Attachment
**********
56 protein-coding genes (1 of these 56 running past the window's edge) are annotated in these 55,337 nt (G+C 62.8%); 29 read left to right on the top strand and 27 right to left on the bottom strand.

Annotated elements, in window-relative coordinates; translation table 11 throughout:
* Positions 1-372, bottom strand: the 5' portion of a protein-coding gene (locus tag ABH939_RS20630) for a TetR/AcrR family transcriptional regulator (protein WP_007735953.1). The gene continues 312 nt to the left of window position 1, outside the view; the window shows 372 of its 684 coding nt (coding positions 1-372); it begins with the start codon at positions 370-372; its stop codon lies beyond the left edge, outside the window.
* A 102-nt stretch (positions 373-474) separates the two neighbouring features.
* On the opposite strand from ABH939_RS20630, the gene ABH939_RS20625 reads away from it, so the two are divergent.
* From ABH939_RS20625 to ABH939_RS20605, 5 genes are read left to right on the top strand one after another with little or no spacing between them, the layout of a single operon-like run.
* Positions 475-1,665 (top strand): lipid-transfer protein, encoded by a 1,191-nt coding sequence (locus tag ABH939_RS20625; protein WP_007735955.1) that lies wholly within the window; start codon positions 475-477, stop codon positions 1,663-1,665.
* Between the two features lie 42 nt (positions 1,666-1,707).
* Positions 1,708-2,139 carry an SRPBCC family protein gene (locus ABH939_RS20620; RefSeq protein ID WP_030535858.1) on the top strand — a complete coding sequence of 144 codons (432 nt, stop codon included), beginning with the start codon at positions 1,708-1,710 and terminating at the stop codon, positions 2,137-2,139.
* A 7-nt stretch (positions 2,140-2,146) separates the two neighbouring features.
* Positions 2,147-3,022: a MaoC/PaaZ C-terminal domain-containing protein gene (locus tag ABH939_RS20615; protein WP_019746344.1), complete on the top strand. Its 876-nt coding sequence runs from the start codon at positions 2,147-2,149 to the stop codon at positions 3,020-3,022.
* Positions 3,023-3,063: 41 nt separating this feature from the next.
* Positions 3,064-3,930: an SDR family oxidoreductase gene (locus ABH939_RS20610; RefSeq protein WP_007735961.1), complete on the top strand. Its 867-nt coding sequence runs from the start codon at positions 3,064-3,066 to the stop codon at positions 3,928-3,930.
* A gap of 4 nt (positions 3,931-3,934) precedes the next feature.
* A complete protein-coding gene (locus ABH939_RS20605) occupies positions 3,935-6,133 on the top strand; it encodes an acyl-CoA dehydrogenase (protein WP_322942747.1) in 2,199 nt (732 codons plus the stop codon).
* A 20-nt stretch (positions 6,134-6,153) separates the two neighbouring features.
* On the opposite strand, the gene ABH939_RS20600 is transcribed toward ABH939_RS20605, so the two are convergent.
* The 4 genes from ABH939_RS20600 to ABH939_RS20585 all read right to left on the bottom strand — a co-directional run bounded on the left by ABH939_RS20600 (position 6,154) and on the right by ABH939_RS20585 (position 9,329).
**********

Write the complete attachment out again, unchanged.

56 protein-coding genes (1 of these 56 running past the window's edge) are annotated in these 55,337 nt (G+C 62.8%); 29 read left to right on the top strand and 27 right to left on the bottom strand.

Annotated elements, in window-relative coordinates; translation table 11 throughout:
* Positions 1-372, bottom strand: the 5' portion of a protein-coding gene (locus tag ABH939_RS20630) for a TetR/AcrR family transcriptional regulator (protein WP_007735953.1). The gene continues 312 nt to the left of window position 1, outside the view; the window shows 372 of its 684 coding nt (coding positions 1-372); it begins with the start codon at positions 370-372; its stop codon lies beyond the left edge, outside the window.
* A 102-nt stretch (positions 373-474) separates the two neighbouring features.
* On the opposite strand from ABH939_RS20630, the gene ABH939_RS20625 reads away from it, so the two are divergent.
* From ABH939_RS20625 to ABH939_RS20605, 5 genes are read left to right on the top strand one after another with little or no spacing between them, the layout of a single operon-like run.
* Positions 475-1,665 (top strand): lipid-transfer protein, encoded by a 1,191-nt coding sequence (locus tag ABH939_RS20625; protein WP_007735955.1) that lies wholly within the window; start codon positions 475-477, stop codon positions 1,663-1,665.
* Between the two features lie 42 nt (positions 1,666-1,707).
* Positions 1,708-2,139 carry an SRPBCC family protein gene (locus ABH939_RS20620; RefSeq protein ID WP_030535858.1) on the top strand — a complete coding sequence of 144 codons (432 nt, stop codon included), beginning with the start codon at positions 1,708-1,710 and terminating at the stop codon, positions 2,137-2,139.
* A 7-nt stretch (positions 2,140-2,146) separates the two neighbouring features.
* Positions 2,147-3,022: a MaoC/PaaZ C-terminal domain-containing protein gene (locus tag ABH939_RS20615; protein WP_019746344.1), complete on the top strand. Its 876-nt coding sequence runs from the start codon at positions 2,147-2,149 to the stop codon at positions 3,020-3,022.
* Positions 3,023-3,063: 41 nt separating this feature from the next.
* Positions 3,064-3,930: an SDR family oxidoreductase gene (locus ABH939_RS20610; RefSeq protein WP_007735961.1), complete on the top strand. Its 867-nt coding sequence runs from the start codon at positions 3,064-3,066 to the stop codon at positions 3,928-3,930.
* A gap of 4 nt (positions 3,931-3,934) precedes the next feature.
* A complete protein-coding gene (locus ABH939_RS20605) occupies positions 3,935-6,133 on the top strand; it encodes an acyl-CoA dehydrogenase (protein WP_322942747.1) in 2,199 nt (732 codons plus the stop codon).
* A 20-nt stretch (positions 6,134-6,153) separates the two neighbouring features.
* On the opposite strand, the gene ABH939_RS20600 is transcribed toward ABH939_RS20605, so the two are convergent.
* The 4 genes from ABH939_RS20600 to ABH939_RS20585 all read right to left on the bottom strand — a co-directional run bounded on the left by ABH939_RS20600 (position 6,154) and on the right by ABH939_RS20585 (position 9,329).